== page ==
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  • South Asia News in brief: 1–15 January 2008

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Below is a round up of news from or about South Asia for the period 1–15 January 2008.

Tsunami stress disorders still affect Sri Lankans
Post-traumatic stress disorders continue to persist in many Sri Lankan adults affected by the Asian tsunami of 2004. A study in the British Journal of Psychiatry reports the need for accurate data about the risk of, and resilience to, impairing symptoms more than one year after disasters, in order to develop surveillance and interventions. More>>

Home-treatment of pneumonia effective for kids
Treating children with severe pneumonia at home is as effective as treating them in hospitals, according to a study by scientists from Pakistan, the United States and the WHO. The study, reported in The Lancet, could change treatment methods in poor settings. More>>

Study finds more trachoma-causing bacteria
Trachoma, an infectious disease that causes blindness, can be caused by more than one bacteria, a study in Nepal shows. The authors, reporting in PLoS Medicine, found that two bacteria other than Chlamydia trachomatis can cause the disease that affects six million people living in crowded, unhygienic conditions in developing countries. More>>

 

Cyclone Sidr 'the result of climate change'
Cyclone Sidr, which devastated the Bangladesh coast in November 2007, could be the product of climate change, says Rashed Chowdhury, a scientist at the Pacific ENSO Applications Centre in Hawaii. Increased frequency if extreme weather events are linked to climate change, Chowdhury writes in the Daily Star. More>>

Multiple dengue virus types from India
A 2006 outbreak of dengue in Delhi, India, consisted of all four types of dengue virus at the same time. Researchers, reporting in Virology Journal, say this is the first time concurrent dengue infections have been reported from India and makes the country "hyperendemic" for the infection. More>>

Indian scientists identify leishmaniasis drug resistance protein
Scientists in India have identified a novel protein with a role in drug resistance in the membrane of Leishmania parasites. The protein is one of a group that transports a variety of molecules, including drugs, across cell membranes. The scientists, reporting in Molecular and Biochemical Parasitology, say drug resistance in Leishmania parasites is rising in developing countries. More>>

No data on arsenic-related diseases in Bangladesh
Bangladesh still does not have data on the magnitude of arsenic-related diseases, says arsenic expert Mahmuder Rahman. In an interview with the WHO Bulletin, Raham says that 12 years after the scale of the arsenic poisoning disaster in Bangladesh was first revealed, millions of people are still drinking contaminated water. More>>

Shrub offers new leads for leishmaniasis treatment
An extract from a climbing shrub sinensis could offer potential drug molecules against Leishmania donovani, the parasite that causes leishmaniasis. Studies by the Central Drug Research Institute in India, reported in Parasitology Research, demonstrate the anti-leishmanial activity of the extract. More>>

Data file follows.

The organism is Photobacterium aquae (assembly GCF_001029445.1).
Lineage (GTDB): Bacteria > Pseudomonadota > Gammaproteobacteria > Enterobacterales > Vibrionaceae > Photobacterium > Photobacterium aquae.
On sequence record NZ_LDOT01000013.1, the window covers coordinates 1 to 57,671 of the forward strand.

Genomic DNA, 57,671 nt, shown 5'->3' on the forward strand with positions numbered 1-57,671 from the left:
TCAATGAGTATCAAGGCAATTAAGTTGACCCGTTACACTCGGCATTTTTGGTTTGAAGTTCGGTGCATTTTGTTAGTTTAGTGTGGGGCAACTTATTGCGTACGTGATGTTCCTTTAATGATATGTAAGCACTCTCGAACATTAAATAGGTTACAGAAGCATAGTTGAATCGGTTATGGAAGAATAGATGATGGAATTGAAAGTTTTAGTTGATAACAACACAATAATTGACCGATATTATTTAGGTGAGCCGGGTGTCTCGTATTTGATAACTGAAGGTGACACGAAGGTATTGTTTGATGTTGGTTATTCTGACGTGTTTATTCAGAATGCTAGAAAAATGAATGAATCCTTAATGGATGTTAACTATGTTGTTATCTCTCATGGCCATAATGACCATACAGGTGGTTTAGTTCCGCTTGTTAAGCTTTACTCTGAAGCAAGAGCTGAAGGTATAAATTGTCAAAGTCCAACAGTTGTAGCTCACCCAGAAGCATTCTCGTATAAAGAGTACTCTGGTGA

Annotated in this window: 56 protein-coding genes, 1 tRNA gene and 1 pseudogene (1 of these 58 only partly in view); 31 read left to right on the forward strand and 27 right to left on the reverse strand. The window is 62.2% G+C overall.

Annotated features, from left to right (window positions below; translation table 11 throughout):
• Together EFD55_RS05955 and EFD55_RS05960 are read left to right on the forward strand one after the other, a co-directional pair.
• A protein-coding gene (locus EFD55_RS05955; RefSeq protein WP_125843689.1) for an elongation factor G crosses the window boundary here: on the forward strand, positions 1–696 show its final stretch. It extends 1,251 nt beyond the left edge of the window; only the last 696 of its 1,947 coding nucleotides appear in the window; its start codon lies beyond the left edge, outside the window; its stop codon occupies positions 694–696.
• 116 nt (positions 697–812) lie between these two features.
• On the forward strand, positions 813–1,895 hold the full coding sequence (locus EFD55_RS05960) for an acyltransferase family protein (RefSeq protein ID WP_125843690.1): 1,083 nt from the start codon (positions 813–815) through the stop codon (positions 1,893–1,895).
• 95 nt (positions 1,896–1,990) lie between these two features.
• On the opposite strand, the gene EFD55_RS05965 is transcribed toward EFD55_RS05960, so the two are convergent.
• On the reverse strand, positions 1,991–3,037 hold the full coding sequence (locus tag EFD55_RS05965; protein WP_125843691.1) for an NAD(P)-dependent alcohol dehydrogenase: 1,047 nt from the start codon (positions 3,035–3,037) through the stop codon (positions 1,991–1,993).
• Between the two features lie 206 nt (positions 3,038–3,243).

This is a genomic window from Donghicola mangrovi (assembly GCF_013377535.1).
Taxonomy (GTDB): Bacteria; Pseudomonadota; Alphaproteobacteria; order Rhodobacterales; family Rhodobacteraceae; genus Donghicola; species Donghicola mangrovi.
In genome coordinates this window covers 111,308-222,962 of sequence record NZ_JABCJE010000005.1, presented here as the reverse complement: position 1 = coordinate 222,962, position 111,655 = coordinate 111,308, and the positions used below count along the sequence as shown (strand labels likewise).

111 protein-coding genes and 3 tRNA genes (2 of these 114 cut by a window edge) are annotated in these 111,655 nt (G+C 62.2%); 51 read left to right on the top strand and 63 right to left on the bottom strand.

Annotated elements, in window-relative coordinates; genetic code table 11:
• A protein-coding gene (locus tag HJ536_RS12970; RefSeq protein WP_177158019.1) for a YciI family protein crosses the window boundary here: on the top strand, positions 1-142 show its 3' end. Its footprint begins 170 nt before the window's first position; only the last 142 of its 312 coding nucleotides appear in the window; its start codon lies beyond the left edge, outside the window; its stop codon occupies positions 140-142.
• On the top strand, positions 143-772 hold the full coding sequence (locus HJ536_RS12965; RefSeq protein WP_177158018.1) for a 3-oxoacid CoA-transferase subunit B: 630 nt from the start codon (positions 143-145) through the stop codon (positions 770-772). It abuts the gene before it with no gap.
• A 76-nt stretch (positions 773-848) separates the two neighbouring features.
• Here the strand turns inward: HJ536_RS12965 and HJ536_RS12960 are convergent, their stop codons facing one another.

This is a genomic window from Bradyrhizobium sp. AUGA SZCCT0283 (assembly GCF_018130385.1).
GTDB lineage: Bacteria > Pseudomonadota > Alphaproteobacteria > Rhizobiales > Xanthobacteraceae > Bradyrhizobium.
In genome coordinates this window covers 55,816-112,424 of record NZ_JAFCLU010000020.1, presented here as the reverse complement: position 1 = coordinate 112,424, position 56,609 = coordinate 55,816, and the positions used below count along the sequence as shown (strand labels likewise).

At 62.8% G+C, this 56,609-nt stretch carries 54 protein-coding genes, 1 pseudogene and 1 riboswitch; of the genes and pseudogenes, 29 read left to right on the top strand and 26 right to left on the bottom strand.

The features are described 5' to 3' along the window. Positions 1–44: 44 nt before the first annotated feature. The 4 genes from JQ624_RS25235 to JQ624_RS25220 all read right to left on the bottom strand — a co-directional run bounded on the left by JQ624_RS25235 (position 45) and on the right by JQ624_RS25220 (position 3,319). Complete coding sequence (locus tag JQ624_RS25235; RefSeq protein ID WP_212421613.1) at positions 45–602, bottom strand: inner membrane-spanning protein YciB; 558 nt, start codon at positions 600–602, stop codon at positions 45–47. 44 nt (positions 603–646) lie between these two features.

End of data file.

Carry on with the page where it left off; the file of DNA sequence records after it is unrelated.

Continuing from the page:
Bangladesh gets first biomass plant
Bangladesh's first advanced biomass plant to generate electricity for rural areas, using rice husk, has opened for business. The 250 kilowatt plant is located in the town of Kapashia in Gazipur district, which was previously without electricity. It is part of a rural electrification project that aims to reach about 700,000 citizens through renewable energy. More>>

Bangladesh atomic energy commission to test for pesticides
The Bangladesh Atomic Energy Commission will help the country's department of fisheries to test for residues of pesticides and heavy metals in aquaculture farms and water. The two agencies have signed an agreement of mutual cooperation. More>>

Pine needle gel absorbs iron
A gel made from pine needles can help adsorb iron and nitrates from industrial wastewaters. Studies by the Shimla-based Himachal Pradesh University in India, reported in Bioresource Technology, indicate that the biodegradable gels could be used to remove harmful ions from waters. More>>

Biodegradable plastic from industrial wastewaters

The wastewaters from the dairy and food processing industry, previously discarded, could find use in the production of a biodegradable plastic. Researchers from the India-based National Environmental Engineering Research Institute have developed the plastic from sludge generated from a combined dairy and food processing industry wastewater treatment plant. More>>

Dolphin, whale species from Pakistan
A Pakistani-UK team of scientists have identified 12 species of marine dolphins and whales off the coast of Pakistan. The study, whose first phase ends in September 2008, is the first to record information on the species in the area. More>>

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